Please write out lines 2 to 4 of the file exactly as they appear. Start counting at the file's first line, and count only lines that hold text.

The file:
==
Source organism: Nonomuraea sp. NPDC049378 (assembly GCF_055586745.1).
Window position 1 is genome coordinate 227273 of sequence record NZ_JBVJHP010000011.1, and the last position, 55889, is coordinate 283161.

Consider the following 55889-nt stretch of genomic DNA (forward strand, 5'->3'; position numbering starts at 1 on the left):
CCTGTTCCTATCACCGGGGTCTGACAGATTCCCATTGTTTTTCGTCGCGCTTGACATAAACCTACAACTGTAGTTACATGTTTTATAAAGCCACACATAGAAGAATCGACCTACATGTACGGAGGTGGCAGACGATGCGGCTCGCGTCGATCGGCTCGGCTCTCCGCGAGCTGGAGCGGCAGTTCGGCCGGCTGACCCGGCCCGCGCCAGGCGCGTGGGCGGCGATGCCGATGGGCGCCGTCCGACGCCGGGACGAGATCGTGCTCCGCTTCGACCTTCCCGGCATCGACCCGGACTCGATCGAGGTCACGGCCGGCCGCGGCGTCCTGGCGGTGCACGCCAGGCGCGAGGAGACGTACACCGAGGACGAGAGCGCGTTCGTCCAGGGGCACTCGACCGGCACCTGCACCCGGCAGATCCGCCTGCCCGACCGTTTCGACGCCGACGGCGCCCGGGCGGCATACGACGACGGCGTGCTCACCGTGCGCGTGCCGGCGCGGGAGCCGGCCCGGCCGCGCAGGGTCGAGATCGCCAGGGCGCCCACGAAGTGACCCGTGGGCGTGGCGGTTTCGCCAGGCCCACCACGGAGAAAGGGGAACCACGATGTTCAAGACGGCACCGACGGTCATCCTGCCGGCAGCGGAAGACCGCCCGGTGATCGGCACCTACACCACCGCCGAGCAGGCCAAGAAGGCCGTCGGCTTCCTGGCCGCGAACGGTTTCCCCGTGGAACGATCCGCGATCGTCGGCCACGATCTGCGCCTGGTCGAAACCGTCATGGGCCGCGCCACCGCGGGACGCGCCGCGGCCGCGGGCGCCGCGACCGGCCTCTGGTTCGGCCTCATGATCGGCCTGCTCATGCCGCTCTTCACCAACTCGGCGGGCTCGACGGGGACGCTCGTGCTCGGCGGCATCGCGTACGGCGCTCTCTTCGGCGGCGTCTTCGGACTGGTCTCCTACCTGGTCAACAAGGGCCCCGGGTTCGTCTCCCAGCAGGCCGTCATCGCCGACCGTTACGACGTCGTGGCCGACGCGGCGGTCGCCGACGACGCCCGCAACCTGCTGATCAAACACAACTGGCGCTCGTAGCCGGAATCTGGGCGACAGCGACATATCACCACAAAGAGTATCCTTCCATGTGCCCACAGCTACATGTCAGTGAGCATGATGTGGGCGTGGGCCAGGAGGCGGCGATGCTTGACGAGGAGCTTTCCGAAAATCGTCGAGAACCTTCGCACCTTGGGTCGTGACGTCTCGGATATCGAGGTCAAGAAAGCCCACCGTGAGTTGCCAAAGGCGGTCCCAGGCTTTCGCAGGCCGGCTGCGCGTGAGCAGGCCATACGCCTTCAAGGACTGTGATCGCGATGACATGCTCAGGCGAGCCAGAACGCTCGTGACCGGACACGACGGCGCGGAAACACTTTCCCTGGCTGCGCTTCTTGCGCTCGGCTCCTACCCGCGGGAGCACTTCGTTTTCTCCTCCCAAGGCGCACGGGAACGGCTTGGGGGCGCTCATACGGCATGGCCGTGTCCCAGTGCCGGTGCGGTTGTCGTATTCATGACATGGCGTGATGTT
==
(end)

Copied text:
Window position 1 is genome coordinate 227273 of sequence record NZ_JBVJHP010000011.1, and the last position, 55889, is coordinate 283161.

Consider the following 55889-nt stretch of genomic DNA (forward strand, 5'->3'; position numbering starts at 1 on the left):
CCTGTTCCTATCACCGGGGTCTGACAGATTCCCATTGTTTTTCGTCGCGCTTGACATAAACCTACAACTGTAGTTACATGTTTTATAAAGCCACACATAGAAGAATCGACCTACATGTACGGAGGTGGCAGACGATGCGGCTCGCGTCGATCGGCTCGGCTCTCCGCGAGCTGGAGCGGCAGTTCGGCCGGCTGACCCGGCCCGCGCCAGGCGCGTGGGCGGCGATGCCGATGGGCGCCGTCCGACGCCGGGACGAGATCGTGCTCCGCTTCGACCTTCCCGGCATCGACCCGGACTCGATCGAGGTCACGGCCGGCCGCGGCGTCCTGGCGGTGCACGCCAGGCGCGAGGAGACGTACACCGAGGACGAGAGCGCGTTCGTCCAGGGGCACTCGACCGGCACCTGCACCCGGCAGATCCGCCTGCCCGACCGTTTCGACGCCGACGGCGCCCGGGCGGCATACGACGACGGCGTGCTCACCGTGCGCGTGCCGGCGCGGGAGCCGGCCCGGCCGCGCAGGGTCGAGATCGCCAGGGCGCCCACGAAGTGACCCGTGGGCGTGGCGGTTTCGCCAGGCCCACCACGGAGAAAGGGGAACCACGATGTTCAAGACGGCACCGACGGTCATCCTGCCGGCAGCGGAAGACCGCCCGGTGATCGGCACCTACACCACCGCCGAGCAGGCCAAGAAGGCCGTCGGCTTCCTGGCCGCGAACGGTTTCCCCGTGGAACGATCCGCGATCGTCGGCCACGATCTGCGCCTGGTCGAAACCGTCATGGGCCGCGCCACCGCGGGACGCGCCGCGGCCGCGGGCGCCGCGACCGGCCTCTGGTTCGGCCTCATGATCGGCCTGCTCATGCCGCTCTTCACCAACTCGGCGGGCTCGACGGGGACGCTCGTGCTCGGCGGCATCGCGTACGGCGCTCTCTTCGGCGGCGTCTTCGGACTGGTCTCCTACCTGGTCAACAAGGGCCCCGGGTTCGTCTCCCAGCAGGCCGTCATCGCCGACCGTTACGACGTCGTGGCCGACGCGGCGGTCGCCGACGACGCCCGCAACCTGCTGATCAAACACAACTGGCGCTCGTAGCCGGAATCTGGGCGACAGCGACATATCACCACAAAGAGTATCCTTCCATGTGCCCACAGCTACATGTCAGTGAGCATGATGTGGGCGTGGGCCAGGAGGCGGCGATGCTTGACGAGGAGCTTTCCGAAAATCGTCGAGAACCTTCGCACCTTGGGTCGTGACGTCTCGGATATCGAGGTCAAGAAAGCCCACCGTGAGTTGCCAAAGGCGGTCCCAGGCTTTCGCAGGCCGGCTGCGCGTGAGCAGGCCATACGCCTTCAAGGACTGTGATCGCGATGACATGCTCAGGCGAGCCAGAACGCTCGTGACCGGACACGACGGCGCGGAAACACTTTCCCTGGCTGCGCTTCTTGCGCTCGGCTCCTACCCGCGGGAGCACTTCGTTTTCTCCTCCCAAGGCGCACGGGAACGGCTTGGGGGCGCTCATACGGCATGGCCGTGTCCCAGTGCCGGTGCGGTTGTCGTATTCATGACATGGCGTGATGTT